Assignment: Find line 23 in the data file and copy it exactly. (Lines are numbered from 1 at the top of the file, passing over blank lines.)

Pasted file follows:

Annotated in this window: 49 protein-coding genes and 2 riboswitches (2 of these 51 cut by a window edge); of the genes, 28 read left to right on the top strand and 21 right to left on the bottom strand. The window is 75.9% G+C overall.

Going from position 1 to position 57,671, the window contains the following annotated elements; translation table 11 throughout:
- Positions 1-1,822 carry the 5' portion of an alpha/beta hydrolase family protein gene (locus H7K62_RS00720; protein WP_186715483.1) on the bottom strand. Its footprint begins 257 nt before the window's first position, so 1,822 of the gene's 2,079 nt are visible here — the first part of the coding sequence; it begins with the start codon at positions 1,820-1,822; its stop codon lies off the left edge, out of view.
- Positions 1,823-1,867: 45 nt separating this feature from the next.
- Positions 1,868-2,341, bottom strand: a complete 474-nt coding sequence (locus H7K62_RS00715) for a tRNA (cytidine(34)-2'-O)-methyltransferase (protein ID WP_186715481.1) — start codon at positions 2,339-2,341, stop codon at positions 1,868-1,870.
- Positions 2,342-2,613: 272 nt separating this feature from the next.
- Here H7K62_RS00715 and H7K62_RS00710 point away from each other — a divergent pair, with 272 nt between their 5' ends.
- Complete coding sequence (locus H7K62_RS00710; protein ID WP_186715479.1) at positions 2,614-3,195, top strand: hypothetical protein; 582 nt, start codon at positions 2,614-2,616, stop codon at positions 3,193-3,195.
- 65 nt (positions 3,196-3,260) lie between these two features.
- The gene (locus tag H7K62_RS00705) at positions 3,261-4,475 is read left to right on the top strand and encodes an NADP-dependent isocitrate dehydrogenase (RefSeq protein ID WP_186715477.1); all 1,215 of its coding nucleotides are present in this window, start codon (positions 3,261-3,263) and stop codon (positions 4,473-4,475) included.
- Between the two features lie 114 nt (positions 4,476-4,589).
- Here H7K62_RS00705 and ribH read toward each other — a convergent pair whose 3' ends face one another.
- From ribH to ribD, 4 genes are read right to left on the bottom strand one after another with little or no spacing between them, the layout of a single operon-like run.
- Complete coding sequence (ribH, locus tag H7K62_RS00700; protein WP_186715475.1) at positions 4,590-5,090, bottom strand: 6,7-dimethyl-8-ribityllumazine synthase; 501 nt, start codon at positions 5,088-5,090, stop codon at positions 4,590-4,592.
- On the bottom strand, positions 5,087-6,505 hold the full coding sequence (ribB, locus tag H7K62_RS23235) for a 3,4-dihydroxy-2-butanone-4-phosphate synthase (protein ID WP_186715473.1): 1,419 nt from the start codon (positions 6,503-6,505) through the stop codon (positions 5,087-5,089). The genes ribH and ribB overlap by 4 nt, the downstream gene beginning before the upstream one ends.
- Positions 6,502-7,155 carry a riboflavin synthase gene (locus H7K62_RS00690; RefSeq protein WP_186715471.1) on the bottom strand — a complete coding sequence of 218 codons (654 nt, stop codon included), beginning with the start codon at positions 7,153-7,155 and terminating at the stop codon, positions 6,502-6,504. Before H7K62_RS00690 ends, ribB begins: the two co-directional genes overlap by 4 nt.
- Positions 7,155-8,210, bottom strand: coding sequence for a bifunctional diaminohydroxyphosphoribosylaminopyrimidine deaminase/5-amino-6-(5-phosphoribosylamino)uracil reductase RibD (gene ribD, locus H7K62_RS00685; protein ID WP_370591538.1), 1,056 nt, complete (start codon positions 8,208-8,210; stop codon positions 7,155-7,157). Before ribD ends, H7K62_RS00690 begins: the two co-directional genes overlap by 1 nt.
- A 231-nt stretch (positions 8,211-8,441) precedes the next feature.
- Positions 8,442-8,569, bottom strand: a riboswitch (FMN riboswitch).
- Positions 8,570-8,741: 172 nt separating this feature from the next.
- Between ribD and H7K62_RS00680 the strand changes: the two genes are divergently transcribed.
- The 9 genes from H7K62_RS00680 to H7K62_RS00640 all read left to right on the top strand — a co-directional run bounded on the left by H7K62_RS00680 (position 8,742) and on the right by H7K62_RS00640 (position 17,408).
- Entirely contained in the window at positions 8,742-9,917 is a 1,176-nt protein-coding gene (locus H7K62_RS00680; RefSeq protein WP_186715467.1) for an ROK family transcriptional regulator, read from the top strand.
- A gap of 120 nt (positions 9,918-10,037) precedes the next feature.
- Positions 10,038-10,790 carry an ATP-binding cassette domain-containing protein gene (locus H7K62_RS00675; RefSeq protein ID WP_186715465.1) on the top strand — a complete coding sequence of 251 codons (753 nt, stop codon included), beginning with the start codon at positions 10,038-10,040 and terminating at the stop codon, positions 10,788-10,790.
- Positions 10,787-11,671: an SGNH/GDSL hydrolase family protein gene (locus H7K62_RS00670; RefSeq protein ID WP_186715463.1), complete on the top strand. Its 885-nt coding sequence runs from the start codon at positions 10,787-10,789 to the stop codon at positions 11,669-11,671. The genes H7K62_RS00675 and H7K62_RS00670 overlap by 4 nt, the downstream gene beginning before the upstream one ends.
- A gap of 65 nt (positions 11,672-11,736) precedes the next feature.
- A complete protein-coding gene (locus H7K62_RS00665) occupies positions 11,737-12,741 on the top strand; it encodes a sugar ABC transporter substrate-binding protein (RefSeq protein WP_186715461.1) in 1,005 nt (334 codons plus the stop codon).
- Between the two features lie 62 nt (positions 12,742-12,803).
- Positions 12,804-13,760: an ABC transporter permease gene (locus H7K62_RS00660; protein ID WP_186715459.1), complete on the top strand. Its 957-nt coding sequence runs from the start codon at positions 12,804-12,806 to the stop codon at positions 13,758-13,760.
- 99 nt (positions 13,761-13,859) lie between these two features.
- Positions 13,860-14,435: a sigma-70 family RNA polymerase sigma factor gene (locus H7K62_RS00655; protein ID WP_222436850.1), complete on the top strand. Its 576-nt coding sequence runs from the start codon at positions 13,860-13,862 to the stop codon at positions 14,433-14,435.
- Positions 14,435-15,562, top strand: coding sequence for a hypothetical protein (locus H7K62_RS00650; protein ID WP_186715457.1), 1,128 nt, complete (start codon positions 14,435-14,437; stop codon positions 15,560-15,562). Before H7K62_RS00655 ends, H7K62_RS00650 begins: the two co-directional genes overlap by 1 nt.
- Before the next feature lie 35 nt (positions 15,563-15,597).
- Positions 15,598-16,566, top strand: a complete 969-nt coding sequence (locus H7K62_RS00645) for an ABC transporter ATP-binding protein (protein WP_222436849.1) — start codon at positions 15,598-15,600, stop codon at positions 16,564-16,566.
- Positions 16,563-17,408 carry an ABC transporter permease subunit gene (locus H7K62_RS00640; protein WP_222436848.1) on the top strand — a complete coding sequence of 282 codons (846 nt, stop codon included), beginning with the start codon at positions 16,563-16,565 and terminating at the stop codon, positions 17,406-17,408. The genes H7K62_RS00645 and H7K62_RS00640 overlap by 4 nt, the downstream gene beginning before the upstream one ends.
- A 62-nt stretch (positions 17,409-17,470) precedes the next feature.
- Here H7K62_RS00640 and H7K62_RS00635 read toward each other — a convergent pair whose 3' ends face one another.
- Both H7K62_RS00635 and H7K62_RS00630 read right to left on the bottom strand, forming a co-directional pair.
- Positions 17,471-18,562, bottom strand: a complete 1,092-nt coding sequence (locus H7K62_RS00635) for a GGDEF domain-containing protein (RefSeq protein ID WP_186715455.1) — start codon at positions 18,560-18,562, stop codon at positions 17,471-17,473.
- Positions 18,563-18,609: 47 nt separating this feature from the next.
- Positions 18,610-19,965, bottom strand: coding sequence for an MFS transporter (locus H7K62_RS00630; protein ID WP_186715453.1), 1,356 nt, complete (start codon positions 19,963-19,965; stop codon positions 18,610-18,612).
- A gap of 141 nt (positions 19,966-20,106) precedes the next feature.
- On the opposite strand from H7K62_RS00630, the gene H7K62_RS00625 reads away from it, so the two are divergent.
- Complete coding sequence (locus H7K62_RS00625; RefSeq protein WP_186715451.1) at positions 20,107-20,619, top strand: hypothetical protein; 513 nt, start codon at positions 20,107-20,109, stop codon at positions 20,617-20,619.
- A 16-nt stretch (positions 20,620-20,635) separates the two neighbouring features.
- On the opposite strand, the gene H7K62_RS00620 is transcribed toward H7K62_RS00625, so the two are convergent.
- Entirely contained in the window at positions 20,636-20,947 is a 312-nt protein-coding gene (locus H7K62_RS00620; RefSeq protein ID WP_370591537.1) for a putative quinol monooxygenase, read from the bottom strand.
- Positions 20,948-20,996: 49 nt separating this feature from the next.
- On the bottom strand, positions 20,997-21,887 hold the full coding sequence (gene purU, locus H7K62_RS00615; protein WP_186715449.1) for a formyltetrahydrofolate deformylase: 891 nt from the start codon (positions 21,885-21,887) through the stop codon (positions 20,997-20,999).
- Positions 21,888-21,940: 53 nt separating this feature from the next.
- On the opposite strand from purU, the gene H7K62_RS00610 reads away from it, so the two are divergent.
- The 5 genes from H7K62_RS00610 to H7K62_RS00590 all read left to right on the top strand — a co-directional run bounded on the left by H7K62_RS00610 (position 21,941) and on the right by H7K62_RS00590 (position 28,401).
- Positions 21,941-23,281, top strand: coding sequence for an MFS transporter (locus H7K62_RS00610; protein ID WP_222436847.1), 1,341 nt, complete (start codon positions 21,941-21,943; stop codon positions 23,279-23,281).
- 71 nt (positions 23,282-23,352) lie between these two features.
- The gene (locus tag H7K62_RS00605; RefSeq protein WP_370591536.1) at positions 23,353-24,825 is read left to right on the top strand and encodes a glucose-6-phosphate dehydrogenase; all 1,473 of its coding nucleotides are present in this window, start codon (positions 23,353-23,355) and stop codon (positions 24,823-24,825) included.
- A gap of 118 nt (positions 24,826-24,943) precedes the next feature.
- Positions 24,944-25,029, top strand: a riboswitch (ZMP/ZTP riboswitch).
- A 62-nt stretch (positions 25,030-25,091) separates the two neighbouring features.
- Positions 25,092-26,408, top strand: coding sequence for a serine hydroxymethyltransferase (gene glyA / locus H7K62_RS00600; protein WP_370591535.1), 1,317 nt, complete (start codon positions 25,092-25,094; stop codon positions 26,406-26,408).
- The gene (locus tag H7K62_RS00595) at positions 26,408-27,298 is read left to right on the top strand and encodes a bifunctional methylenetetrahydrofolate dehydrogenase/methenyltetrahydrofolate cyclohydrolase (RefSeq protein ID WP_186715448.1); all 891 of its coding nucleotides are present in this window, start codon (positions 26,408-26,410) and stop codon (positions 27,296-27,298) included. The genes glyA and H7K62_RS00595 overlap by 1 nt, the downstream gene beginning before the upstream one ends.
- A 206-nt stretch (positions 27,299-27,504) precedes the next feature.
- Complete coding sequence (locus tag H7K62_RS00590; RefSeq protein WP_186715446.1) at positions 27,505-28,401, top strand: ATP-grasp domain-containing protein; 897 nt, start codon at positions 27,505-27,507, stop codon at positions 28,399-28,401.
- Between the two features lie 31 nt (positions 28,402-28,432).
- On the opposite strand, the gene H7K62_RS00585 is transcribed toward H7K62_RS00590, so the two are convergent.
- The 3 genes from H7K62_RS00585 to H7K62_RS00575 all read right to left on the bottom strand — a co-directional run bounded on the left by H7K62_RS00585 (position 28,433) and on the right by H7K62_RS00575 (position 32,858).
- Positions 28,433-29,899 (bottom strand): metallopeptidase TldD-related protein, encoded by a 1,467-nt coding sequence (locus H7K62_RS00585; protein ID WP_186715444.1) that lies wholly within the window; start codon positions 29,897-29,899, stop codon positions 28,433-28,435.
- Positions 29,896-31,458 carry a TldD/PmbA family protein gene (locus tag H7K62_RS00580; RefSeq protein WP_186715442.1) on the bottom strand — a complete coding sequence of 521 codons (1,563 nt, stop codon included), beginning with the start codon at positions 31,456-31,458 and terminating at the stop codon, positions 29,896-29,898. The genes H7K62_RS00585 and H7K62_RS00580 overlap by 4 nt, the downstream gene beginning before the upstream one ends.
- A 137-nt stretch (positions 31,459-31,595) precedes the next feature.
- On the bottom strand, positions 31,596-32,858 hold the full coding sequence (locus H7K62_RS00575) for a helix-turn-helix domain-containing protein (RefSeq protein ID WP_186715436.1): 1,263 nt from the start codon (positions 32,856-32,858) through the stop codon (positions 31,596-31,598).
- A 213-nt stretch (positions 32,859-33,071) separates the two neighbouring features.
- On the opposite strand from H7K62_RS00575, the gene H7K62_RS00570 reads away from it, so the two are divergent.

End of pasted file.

- Entirely contained in the window at positions 8,742-9,917 is a 1,176-nt protein-coding gene (locus H7K62_RS00680; RefSeq protein WP_186715467.1) for an ROK family transcriptional regulator, read from the top strand.